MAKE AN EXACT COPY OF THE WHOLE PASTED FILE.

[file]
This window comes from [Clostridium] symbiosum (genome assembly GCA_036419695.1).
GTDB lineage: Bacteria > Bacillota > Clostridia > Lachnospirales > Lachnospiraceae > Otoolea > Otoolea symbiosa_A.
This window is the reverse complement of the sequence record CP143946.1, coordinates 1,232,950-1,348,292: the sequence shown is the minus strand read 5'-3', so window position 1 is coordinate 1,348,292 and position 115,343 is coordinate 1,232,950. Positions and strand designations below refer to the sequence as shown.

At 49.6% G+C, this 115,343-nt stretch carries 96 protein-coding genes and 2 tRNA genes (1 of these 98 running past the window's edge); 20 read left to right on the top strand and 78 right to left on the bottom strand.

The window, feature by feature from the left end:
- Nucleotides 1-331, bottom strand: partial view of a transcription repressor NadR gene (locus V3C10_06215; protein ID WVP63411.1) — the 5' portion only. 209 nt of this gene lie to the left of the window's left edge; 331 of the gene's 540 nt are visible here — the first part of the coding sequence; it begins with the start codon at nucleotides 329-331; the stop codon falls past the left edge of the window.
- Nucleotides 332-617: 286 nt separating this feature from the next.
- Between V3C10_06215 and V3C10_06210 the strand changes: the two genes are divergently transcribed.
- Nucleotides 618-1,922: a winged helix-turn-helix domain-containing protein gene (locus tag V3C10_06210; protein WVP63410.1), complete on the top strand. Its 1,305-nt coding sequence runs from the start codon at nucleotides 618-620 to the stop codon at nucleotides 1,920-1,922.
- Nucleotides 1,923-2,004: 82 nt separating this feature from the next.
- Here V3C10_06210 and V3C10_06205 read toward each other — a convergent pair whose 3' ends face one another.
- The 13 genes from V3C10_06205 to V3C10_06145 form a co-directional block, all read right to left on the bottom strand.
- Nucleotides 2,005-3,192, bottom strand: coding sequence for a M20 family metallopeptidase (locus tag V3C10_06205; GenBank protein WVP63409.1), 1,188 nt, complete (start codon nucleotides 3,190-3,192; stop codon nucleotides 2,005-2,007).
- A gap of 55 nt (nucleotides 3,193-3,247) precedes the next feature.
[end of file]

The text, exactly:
This window comes from [Clostridium] symbiosum (genome assembly GCA_036419695.1).
GTDB lineage: Bacteria > Bacillota > Clostridia > Lachnospirales > Lachnospiraceae > Otoolea > Otoolea symbiosa_A.
This window is the reverse complement of the sequence record CP143946.1, coordinates 1,232,950-1,348,292: the sequence shown is the minus strand read 5'-3', so window position 1 is coordinate 1,348,292 and position 115,343 is coordinate 1,232,950. Positions and strand designations below refer to the sequence as shown.

At 49.6% G+C, this 115,343-nt stretch carries 96 protein-coding genes and 2 tRNA genes (1 of these 98 running past the window's edge); 20 read left to right on the top strand and 78 right to left on the bottom strand.

The window, feature by feature from the left end:
- Nucleotides 1-331, bottom strand: partial view of a transcription repressor NadR gene (locus V3C10_06215; protein ID WVP63411.1) — the 5' portion only. 209 nt of this gene lie to the left of the window's left edge; 331 of the gene's 540 nt are visible here — the first part of the coding sequence; it begins with the start codon at nucleotides 329-331; the stop codon falls past the left edge of the window.
- Nucleotides 332-617: 286 nt separating this feature from the next.
- Between V3C10_06215 and V3C10_06210 the strand changes: the two genes are divergently transcribed.
- Nucleotides 618-1,922: a winged helix-turn-helix domain-containing protein gene (locus tag V3C10_06210; protein WVP63410.1), complete on the top strand. Its 1,305-nt coding sequence runs from the start codon at nucleotides 618-620 to the stop codon at nucleotides 1,920-1,922.
- Nucleotides 1,923-2,004: 82 nt separating this feature from the next.
- Here V3C10_06210 and V3C10_06205 read toward each other — a convergent pair whose 3' ends face one another.
- The 13 genes from V3C10_06205 to V3C10_06145 form a co-directional block, all read right to left on the bottom strand.
- Nucleotides 2,005-3,192, bottom strand: coding sequence for a M20 family metallopeptidase (locus tag V3C10_06205; GenBank protein WVP63409.1), 1,188 nt, complete (start codon nucleotides 3,190-3,192; stop codon nucleotides 2,005-2,007).
- A gap of 55 nt (nucleotides 3,193-3,247) precedes the next feature.